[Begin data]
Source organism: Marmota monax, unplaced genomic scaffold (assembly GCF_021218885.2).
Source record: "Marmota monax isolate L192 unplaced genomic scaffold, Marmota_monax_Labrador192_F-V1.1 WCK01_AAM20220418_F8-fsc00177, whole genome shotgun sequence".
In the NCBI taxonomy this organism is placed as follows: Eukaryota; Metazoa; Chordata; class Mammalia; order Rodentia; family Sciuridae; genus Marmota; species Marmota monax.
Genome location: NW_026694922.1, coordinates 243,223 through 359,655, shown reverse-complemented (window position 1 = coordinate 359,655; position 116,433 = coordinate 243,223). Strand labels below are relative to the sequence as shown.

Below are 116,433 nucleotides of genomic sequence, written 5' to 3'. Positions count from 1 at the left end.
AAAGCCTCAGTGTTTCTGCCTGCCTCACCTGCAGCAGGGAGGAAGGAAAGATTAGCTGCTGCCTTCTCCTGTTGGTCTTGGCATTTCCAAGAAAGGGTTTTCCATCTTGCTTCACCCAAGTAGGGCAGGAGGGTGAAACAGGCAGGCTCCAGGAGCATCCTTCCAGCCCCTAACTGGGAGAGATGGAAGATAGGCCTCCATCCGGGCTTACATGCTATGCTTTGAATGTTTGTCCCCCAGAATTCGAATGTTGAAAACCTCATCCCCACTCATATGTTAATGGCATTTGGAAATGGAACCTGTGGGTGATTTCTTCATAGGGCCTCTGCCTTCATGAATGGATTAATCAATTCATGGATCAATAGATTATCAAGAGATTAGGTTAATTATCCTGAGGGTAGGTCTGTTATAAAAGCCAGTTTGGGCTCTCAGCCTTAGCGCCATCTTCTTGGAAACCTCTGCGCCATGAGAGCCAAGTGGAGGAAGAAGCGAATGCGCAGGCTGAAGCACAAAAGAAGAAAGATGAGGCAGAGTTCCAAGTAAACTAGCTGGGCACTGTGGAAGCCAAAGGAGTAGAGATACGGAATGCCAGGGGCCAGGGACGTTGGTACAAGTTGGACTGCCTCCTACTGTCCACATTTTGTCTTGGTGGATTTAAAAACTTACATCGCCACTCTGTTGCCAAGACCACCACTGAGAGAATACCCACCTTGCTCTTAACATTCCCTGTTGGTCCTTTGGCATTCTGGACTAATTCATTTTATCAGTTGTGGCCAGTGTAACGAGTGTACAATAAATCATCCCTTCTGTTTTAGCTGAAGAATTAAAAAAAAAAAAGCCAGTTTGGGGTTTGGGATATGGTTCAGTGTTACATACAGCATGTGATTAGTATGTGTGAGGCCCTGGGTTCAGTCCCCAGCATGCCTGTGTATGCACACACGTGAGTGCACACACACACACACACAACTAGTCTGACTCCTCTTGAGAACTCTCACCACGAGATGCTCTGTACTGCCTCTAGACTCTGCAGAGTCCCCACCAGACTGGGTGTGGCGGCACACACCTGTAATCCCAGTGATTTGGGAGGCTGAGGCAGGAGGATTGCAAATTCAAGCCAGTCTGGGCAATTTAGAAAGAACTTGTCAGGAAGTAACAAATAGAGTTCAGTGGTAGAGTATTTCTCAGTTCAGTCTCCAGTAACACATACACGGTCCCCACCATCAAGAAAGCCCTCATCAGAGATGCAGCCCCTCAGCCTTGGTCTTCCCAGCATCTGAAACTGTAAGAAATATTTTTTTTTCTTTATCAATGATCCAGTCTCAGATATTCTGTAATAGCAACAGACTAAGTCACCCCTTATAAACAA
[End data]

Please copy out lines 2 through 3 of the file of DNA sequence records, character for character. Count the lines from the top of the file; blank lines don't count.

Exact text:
Source record: "Marmota monax isolate L192 unplaced genomic scaffold, Marmota_monax_Labrador192_F-V1.1 WCK01_AAM20220418_F8-fsc00177, whole genome shotgun sequence".
In the NCBI taxonomy this organism is placed as follows: Eukaryota; Metazoa; Chordata; class Mammalia; order Rodentia; family Sciuridae; genus Marmota; species Marmota monax.